When I got home, I started to notice announcements in the local paper of church dinners. I think the first one I went to was a Swiss steak dinner down at the Brimfield Methodist Church. There is a routine for these events, differing only slightly from church to church. You buy your ticket from a couple of ladies at a small table, on which sits a cash drawer. For this first experience, I was led through the process by a helpful gentleman who was a kind of church dinner usher. First you go get yourself a salad: iceberg lettuce, a radish, a sliver of green pepper, a bit on onion and a choice of Italian, French or ranch dressing- or you can have applesauce or Jello (always red). Then you go over to the dessert table and pick out a dessert: apple or cherry pie, cheese cake with vivid red stuff on it, brownies or chocolate cake. Next you enter the dining room proper, where you are asked how many are in your party. Then you are led to your table and asked what beverage you would like: punch (always red), ice tea, decaf coffee or water.
In some places you are waited on and in others you go through a line where scoops of green beans, mashed potatoes, gravy and slabs of Swiss steak are plopped on a Styrofoam divided plate.
The best place to go for Swiss steak is not the Brimfield Methodist Church, however. The best place to go for Swiss steak dinner is the Brady Lake Methodist Church. At the Brady Lake Methodist Church you do the salad and dessert thing first, but then when you sit down at the table, everything is served family style. A huge platter of Swiss steak appears, ditto a huge bowl of mashed potatoes, a huge bowl of corn, a huge bowl of green beans, and an enormous gravy boat. No Styrofoam here; real plates with the church's logo on them. There are hot rolls, too. That's the one you have to get to early because they have been known to run out of food.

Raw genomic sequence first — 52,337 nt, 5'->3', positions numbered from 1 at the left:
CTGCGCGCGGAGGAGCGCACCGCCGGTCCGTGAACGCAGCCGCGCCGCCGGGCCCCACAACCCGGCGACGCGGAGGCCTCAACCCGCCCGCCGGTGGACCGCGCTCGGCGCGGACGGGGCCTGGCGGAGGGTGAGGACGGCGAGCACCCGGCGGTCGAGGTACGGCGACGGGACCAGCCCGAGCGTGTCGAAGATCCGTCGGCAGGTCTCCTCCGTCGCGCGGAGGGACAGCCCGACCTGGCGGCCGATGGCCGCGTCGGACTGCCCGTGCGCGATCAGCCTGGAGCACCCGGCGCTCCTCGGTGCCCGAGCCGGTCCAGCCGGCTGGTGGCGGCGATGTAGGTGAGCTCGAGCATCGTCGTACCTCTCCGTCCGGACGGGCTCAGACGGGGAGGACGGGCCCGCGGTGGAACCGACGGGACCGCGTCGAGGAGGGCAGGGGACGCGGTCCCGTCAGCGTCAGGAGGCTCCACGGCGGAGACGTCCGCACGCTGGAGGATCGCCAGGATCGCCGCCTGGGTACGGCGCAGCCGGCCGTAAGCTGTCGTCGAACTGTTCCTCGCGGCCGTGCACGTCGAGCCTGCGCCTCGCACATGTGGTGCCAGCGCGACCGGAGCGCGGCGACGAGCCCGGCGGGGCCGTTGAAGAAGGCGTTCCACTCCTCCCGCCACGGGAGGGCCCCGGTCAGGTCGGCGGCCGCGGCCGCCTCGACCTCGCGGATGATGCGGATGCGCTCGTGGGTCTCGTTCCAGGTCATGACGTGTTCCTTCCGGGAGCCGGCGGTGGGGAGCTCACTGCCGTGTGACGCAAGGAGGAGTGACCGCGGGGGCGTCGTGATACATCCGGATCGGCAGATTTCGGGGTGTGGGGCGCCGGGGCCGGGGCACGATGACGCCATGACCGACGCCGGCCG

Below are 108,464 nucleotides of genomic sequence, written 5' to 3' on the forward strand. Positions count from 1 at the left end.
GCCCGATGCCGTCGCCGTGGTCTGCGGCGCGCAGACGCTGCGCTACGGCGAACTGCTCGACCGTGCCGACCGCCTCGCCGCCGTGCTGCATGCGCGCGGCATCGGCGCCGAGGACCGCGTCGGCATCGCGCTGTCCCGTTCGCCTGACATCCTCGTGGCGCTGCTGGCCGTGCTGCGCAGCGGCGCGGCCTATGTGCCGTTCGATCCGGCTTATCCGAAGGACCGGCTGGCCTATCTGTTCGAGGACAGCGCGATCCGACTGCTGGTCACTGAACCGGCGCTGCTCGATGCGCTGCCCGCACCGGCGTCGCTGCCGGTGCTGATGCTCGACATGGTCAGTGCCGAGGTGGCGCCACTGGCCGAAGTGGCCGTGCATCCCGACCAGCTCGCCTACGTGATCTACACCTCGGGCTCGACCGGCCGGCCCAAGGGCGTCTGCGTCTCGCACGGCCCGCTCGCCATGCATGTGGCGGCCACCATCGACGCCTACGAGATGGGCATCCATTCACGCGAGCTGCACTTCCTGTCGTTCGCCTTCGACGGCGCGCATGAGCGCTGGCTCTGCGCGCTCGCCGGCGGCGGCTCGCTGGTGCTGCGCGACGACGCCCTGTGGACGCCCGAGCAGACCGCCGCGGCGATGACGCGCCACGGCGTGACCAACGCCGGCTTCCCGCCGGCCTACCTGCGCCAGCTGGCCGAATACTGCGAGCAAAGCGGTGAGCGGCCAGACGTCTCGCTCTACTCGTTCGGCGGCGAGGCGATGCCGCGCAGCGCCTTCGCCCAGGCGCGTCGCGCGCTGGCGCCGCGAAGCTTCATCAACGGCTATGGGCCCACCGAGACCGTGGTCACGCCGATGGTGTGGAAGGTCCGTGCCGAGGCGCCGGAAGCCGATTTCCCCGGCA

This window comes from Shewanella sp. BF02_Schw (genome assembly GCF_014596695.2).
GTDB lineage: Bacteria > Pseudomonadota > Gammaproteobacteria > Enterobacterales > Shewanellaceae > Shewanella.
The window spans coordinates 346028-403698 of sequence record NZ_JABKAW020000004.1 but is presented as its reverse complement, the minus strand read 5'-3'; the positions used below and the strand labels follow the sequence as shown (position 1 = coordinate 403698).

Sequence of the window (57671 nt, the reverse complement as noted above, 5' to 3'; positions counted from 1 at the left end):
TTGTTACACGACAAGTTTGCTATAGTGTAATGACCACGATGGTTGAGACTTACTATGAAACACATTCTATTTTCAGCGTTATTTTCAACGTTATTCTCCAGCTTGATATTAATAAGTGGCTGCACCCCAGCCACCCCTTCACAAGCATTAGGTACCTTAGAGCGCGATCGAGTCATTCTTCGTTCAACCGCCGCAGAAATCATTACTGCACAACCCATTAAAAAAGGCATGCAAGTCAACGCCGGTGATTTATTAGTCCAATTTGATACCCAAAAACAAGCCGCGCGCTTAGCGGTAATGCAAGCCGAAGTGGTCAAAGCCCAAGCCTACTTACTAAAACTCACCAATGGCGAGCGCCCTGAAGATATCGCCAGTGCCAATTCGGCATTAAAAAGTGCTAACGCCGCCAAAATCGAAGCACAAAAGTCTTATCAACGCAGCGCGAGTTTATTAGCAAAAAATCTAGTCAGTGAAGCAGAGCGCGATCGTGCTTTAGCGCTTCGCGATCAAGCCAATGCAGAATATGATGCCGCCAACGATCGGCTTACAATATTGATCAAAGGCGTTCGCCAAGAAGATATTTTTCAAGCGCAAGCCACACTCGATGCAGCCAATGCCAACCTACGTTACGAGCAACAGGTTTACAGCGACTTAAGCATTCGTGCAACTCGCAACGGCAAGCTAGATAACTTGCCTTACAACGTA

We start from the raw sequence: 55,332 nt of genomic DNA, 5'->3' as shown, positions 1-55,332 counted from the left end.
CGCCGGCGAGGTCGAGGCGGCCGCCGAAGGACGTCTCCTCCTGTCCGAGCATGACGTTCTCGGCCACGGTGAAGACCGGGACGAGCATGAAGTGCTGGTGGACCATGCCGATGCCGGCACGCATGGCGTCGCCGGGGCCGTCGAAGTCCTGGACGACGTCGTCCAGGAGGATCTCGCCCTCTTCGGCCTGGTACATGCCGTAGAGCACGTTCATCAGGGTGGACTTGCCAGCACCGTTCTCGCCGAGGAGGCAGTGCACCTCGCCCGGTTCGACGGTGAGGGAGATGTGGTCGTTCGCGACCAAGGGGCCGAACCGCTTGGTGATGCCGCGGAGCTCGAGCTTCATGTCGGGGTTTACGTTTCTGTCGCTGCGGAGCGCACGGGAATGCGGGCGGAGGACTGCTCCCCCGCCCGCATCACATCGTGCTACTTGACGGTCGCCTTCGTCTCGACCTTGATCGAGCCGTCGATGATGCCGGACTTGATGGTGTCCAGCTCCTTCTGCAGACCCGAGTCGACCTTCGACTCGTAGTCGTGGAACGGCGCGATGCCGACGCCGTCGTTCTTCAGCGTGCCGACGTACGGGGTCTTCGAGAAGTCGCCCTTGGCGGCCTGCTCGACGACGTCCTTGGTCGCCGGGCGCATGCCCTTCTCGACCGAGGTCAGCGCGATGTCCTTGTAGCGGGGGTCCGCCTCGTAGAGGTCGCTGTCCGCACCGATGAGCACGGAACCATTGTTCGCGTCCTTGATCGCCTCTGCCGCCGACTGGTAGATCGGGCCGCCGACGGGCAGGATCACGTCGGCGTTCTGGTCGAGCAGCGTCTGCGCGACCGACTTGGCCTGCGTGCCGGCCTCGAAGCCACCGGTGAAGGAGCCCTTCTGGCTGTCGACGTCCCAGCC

The other church supper offering is spaghetti. There are two which we frequent and it works out well because one does theirs on the first Friday of the month and the other does theirs on the second Friday, so we can hit both of them. One, the First Christian Church does plain or meat sauce and the other, Trinity Lutheran, does meat balls. I was very skeptical about Lutherans making spaghetti; it does not fit. There is cognitive dissonance in the very thought. However, they do make excellent meat balls and they have the best looking hall, a brand new pseudo Gothic affair of which they are very proud, or as proud as Lutherans are allowed to get.
Another favorite, a sort of Gloccamora experience since they only do it on Fridays during Lent and then it disappears for another year, is the fish fries down in a little Catholic community called St. Joseph, which was founded by German settlers back in the 1800s. It's a real family affair and the I love to watch the little kids in their bright aprons solemnly delivering the cole slaw (really terrible) and applesauce on trays as big as they are. The conversations around the tables are very Lake Wobegon and it's so comfortable seeing all these people who know each other and are so obviously part of a real community. They are very welcoming and the children always ask if you enjoyed your meal. Alas, last Friday was it for the year.
I think it is obvious that these events are not for the calorie conscious; in fact they should serve anti-cholesterol meds as an aperitif. The church supper season here runs from September through May, so we shall soon be on our own for the next few months. My sister claims that the big-armed ladies are disappearing. Maybe in New York state, but not in Ohio.